One side result is that since it was mostly locals, we decided to skip my normal lectures and get the players out to the tables as quickly as possible. So there will be fewer of my brilliant, world-renowned lectures (that's how I remember them) but more sweating time at the table. (Though we do have air conditioning!) 

Today's most difficult task in my group? Convincing the younger kids when we do multiball that it doesn't matter who goes first, you are all going to get the same number of turns!!! One kid had a meltdown over this, all because he lost a rock-paper-scissors thing with another kid over who got to go first. (Okay, they were about seven years old, the youngest in the camp.) Meanwhile, as we usually do, on day one we focused on the forehand.

Upcoming ITTF Coaching Courses in the U.S.

Here's a listing:

Nittaku Poly Ball

I blogged about this extensively yesterday. Here's a long discussion about it at the Mytabletennis.com forum. (The discussion began before I blogged about it.) 

ITTF Reforms Dangerous Says Liu Guoliang

Here's the article

Susan Sarandon, Ping Pong, and Testicular Cancer

Here's the article on her ping-pong related charity work.

Frank Caliendo and the Baltimore Orioles

Here's an article about Frank's visit to the Orioles clubhouse on Saturday, where he played table tennis with the players. (I blogged about this yesterday.)

100-Day Countdown to Change in the ITTF's Presidency

Former USATT President Sheri Pittman Cioroslan is doing an article every day during the last 100 days of Adham Sharara's ITTF presidency. Previous ones are linked from the USATT News page, as well as in my past blogs. Twenty-five down, 75 to go!

  • Day 76: The Wonderful World of Disney's
  • Day 77: Paying Tribute to Our “Founder-President” Patriarch: Hon. Ivor Montagu

Table Tennis in a Mall in Orlando

Here's an article in the Orlando Sentinel about an exhibition at a mall. Taking part were Michael McFarland, Gary Fraiman, Mark Hazell, and Timothy & Aydin Lee.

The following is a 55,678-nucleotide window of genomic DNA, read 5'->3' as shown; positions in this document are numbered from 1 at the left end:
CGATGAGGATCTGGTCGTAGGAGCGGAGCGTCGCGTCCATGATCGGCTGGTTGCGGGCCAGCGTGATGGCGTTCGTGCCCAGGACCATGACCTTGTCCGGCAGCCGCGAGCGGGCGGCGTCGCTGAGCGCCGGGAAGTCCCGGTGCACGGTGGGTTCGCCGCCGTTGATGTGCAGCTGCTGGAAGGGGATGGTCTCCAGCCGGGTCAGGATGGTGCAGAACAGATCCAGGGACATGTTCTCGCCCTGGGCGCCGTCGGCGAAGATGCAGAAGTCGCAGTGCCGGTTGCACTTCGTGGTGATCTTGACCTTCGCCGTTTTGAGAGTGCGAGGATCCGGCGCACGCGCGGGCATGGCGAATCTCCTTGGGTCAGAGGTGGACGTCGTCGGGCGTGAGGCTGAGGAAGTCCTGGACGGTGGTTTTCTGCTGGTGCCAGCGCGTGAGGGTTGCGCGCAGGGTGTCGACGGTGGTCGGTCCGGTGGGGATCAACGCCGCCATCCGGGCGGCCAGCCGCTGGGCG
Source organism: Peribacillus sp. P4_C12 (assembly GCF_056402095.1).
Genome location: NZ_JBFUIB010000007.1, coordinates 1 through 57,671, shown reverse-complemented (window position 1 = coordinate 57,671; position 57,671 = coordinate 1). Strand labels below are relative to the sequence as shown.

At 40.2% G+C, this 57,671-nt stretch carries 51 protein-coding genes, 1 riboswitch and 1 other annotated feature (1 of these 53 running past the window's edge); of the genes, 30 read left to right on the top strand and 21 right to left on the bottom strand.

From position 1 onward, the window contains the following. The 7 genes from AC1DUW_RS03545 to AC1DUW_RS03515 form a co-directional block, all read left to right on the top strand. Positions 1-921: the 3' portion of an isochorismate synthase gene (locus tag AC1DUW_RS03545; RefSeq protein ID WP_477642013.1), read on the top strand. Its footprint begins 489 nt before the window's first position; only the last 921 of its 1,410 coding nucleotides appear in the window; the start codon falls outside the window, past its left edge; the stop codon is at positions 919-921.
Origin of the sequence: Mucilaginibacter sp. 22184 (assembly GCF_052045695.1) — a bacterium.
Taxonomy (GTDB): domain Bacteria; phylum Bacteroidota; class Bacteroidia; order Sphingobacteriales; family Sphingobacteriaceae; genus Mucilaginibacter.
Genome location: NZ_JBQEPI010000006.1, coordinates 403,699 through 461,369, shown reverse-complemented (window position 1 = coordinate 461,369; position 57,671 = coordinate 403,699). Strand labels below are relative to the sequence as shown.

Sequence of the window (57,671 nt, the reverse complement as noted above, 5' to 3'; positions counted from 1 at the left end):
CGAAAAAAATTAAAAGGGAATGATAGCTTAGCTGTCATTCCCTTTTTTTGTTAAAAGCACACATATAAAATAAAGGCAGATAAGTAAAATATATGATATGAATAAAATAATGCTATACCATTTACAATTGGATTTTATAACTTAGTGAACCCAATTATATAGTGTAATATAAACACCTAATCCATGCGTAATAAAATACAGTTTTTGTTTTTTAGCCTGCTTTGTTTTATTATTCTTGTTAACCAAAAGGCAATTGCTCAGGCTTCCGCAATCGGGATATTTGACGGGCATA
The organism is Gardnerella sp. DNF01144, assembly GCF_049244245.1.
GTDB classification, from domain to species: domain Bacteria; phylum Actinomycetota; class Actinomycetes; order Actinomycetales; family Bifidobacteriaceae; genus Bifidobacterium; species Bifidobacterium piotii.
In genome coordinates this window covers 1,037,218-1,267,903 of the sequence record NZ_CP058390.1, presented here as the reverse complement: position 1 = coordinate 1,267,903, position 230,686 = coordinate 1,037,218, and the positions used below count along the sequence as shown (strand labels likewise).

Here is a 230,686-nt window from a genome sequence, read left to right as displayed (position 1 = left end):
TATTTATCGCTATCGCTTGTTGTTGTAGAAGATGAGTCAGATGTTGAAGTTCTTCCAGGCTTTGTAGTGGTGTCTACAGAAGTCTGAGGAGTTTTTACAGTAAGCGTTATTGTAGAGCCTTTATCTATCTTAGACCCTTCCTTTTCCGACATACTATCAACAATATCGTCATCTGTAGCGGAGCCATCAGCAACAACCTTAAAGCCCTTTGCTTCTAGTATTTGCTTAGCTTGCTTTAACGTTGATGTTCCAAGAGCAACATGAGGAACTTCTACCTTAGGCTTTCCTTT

Incredible Point at World Hopes Challenge

Here's the video (40 sec) where USA's Michael Tran (far side) goes up against Mexico's Dario Arce in the quarterfinals in Austria. Besides the incredible blocking, see Dario's spin move near the end! Dario had beaten Michael in the team competition, and went up 2-0 in games here, but Michael came back to win in five.

Marco Freita and Soccer

Here's the video (~15 sec) of the Portugal #1 (and world #13) showing off his soccer skills.

Adam Bobrow Playing Outdoors in China

Here's video (1:57) of Adam playing outdoor table tennis in a park in China.

"Think Different" Apple Ad

Here it is - with table tennis!

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June 5, 2014

Yesterday's Coaching

I had a number of coaching sessions yesterday. (This was after running around picking some of them up at two schools for our afterschool program.) The last two were rather interesting in that I introduced them to playing against long pips. I keep a huge racket case with five different rackets inside. (I've had this racket case since 1988 – Cheng Yinghua gave it to me the year he came to the U.S. as a practice partner/coach for our resident training program in Colorado Springs, where I was at various times manager/director/assistant coach.)

The rackets are: A long pips with 1mm sponge chopping racket; a long pips no-sponge pushblocking racket; a racket with antispin and inverted; one with short pips and inverted; a pips-out penholder racket; and a defensive hardbat. (I also have an offensive hardbat that I myself use in hardbat competitions, which I keep in a separate racket case in my playing bag.) I pull these rackets out as necessary for students to practice against or with.